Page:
The Home of the Queen of Sheba

Thursday 1st February 2018

The Home of the Queen of Sheba

The fascinating title attracted several guests, even on a grim January night, to hear Lerryn WI’s guest speaker, Mary Jones, describe her time in the Yemen.

It was 1994 when Mary visited the country, and the books, maps and photographs she shared with us were of that era. This gave the whole evening an elegiac quality, because the beauty of the pictures we were shown had in our minds a counterpoint in the recent all too vivid images of the heavy bombing there and the massive destruction that has been inflicted. Those lovely red sandstone buildings decorated in the traditional style with white lime mortar have in many cases ceased to exist, as have the colourful, broad-beamed boats in the Red Sea harbour of Hodeida, now so badly bombed that not even aid can get in.

Mary remembered with pleasure the narrow streets and market stalls in the medieval centre of cities such as Taiz, where waist-high piles of turmeric were on display - alongside equally lavish heaps of plastic shoes from China. Timid overseas visitors were advised that evening visits to the souk were perfectly safe, as there was “no tradition of theft in the Yemen”, and this did appear then to be the case.

The Romans’ term for the Yemen translates as ‘Happy Arabia’, and the country has – or had - many natural advantages. In contrast with its arid Saudi neighbour, the temperate hills of Yemen support the growth of a wide range of grains in addition to fruit such as grapes and, further south, citrus. With a population in those days of about 25 million in a country the size of Spain, there were sufficient people to do the hard work of farming and irrigation without being enough to outrun the local resources.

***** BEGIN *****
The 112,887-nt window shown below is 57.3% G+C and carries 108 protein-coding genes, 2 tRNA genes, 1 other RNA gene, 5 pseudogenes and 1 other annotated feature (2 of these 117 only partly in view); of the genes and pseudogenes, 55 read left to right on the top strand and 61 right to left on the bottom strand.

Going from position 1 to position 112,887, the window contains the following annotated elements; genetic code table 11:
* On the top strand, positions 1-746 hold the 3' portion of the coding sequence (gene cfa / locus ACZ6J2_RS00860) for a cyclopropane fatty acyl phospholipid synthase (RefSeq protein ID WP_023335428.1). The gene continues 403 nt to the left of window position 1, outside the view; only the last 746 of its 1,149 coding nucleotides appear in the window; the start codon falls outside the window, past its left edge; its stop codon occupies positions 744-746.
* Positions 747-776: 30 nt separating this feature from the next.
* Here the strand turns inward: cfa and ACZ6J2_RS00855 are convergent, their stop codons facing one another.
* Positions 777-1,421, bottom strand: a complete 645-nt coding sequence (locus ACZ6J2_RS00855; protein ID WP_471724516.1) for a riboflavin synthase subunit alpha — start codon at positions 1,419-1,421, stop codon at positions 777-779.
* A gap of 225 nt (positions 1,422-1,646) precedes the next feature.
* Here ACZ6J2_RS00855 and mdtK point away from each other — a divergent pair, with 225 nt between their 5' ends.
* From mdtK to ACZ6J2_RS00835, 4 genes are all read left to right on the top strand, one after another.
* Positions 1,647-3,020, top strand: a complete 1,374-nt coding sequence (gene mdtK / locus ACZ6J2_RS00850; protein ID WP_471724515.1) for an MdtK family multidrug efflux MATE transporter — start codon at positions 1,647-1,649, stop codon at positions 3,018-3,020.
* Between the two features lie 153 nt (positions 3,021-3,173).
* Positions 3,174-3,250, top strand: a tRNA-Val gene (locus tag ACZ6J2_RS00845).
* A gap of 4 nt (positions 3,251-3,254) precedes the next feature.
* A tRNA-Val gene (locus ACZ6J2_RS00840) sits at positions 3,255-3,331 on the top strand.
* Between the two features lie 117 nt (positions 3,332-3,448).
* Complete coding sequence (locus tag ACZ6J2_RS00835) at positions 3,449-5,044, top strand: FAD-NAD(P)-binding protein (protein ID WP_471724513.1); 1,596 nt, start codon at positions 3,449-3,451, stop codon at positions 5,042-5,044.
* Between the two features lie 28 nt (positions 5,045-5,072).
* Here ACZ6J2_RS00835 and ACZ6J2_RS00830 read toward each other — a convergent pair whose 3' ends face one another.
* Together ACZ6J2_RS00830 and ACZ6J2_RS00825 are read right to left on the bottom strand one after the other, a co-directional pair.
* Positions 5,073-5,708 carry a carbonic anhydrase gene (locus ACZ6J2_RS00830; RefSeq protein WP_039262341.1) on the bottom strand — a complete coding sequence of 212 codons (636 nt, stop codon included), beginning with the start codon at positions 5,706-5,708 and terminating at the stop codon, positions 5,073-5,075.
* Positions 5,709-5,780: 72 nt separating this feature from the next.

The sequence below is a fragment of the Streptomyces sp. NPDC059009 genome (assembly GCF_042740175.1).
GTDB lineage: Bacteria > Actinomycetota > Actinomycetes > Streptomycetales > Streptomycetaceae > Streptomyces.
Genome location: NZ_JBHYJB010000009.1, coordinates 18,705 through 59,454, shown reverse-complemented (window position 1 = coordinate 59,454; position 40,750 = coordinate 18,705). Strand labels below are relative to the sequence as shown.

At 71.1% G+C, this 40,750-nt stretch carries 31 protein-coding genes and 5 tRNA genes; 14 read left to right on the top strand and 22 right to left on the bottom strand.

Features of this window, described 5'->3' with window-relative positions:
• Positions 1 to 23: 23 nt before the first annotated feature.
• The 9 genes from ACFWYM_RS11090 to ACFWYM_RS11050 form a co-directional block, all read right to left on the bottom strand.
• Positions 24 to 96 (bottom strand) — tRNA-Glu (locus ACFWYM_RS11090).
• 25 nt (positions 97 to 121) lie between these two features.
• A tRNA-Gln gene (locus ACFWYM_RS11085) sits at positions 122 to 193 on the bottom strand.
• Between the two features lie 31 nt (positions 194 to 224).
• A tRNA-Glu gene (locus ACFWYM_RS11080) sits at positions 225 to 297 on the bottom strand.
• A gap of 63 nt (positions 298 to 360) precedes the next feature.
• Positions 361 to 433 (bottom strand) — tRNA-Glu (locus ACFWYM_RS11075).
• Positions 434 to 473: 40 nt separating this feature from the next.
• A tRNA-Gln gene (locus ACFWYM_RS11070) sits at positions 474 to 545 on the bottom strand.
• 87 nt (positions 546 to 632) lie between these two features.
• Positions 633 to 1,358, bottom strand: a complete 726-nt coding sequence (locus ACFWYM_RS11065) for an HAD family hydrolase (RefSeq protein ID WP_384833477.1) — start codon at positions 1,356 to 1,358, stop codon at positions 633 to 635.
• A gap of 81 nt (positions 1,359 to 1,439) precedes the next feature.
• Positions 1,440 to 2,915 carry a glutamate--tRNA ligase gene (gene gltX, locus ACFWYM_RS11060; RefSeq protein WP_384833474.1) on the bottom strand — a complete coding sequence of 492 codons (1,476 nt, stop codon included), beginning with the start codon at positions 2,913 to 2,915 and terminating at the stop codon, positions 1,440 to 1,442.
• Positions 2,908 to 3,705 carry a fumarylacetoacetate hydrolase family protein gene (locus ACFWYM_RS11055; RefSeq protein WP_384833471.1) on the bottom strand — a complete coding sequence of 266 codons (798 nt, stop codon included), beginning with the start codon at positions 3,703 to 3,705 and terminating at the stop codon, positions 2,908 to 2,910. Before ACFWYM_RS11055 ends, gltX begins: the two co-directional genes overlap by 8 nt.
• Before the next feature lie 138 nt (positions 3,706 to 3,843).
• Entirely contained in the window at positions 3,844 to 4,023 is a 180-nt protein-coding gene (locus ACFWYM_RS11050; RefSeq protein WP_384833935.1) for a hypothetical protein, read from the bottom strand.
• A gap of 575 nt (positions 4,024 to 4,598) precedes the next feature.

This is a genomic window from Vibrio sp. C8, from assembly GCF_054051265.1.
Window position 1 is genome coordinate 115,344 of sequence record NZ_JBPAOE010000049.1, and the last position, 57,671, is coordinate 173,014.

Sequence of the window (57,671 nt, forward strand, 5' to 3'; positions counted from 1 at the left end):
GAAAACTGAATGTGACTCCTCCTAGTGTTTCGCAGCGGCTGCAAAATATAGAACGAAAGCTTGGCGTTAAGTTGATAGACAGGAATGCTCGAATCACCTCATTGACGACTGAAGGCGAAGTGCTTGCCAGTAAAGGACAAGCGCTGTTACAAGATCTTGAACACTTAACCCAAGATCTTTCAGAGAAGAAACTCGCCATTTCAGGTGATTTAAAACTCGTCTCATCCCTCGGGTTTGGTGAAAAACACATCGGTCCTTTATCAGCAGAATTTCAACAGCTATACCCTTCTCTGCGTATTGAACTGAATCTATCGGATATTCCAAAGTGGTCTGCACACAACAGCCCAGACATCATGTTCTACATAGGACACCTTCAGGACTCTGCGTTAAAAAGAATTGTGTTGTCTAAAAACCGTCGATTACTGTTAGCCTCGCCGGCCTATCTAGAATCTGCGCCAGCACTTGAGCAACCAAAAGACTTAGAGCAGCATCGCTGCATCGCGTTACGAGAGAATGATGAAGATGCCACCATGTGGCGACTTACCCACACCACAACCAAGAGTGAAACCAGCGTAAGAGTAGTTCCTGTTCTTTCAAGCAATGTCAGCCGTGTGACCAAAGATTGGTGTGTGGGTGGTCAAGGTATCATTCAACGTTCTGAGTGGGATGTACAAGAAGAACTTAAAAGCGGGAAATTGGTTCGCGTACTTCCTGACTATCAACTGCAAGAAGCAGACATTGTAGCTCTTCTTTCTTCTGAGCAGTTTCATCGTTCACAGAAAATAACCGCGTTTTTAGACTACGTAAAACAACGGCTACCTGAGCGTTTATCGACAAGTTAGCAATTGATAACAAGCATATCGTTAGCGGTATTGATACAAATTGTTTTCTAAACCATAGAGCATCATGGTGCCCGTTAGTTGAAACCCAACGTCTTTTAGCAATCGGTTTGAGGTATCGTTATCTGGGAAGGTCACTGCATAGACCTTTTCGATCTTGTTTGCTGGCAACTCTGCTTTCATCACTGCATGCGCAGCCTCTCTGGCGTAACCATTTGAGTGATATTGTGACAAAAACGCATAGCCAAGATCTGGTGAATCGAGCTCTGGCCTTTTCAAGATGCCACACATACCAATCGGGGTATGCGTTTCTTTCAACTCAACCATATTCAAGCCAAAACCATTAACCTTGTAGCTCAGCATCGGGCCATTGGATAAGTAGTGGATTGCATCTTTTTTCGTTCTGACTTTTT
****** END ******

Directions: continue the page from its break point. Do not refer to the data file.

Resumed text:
It would be a mistake, though, to think of the Yemenis as a race of contented, hard-working farmers. They have skills and a great capacity for innovation in many other areas too. Their dam at Marib, the oldest in the world, was built 2,500 BCE, providing water for 40 square miles of cultivation, and the coastal town of Zabid in 1300 saw the development of the astrolabe and the magnetic compass as well as algebra.

It was close to the Marib Dam that the Queen of Sheba had her residence, on the busy Frankincense Road. Both frankincense and myrrh were produced in Yemen and the transport of frankincense linked civilisations from Rome to China, just as the Myrrh Road, supplying essentials for mummification, created and maintained links with Egypt.

What Mary gave us glimpses of was a thriving, successful world – and knowing what has become of it made us sad and thoughtful.

 

Ann Henderson

Lerryn WI

January 2018



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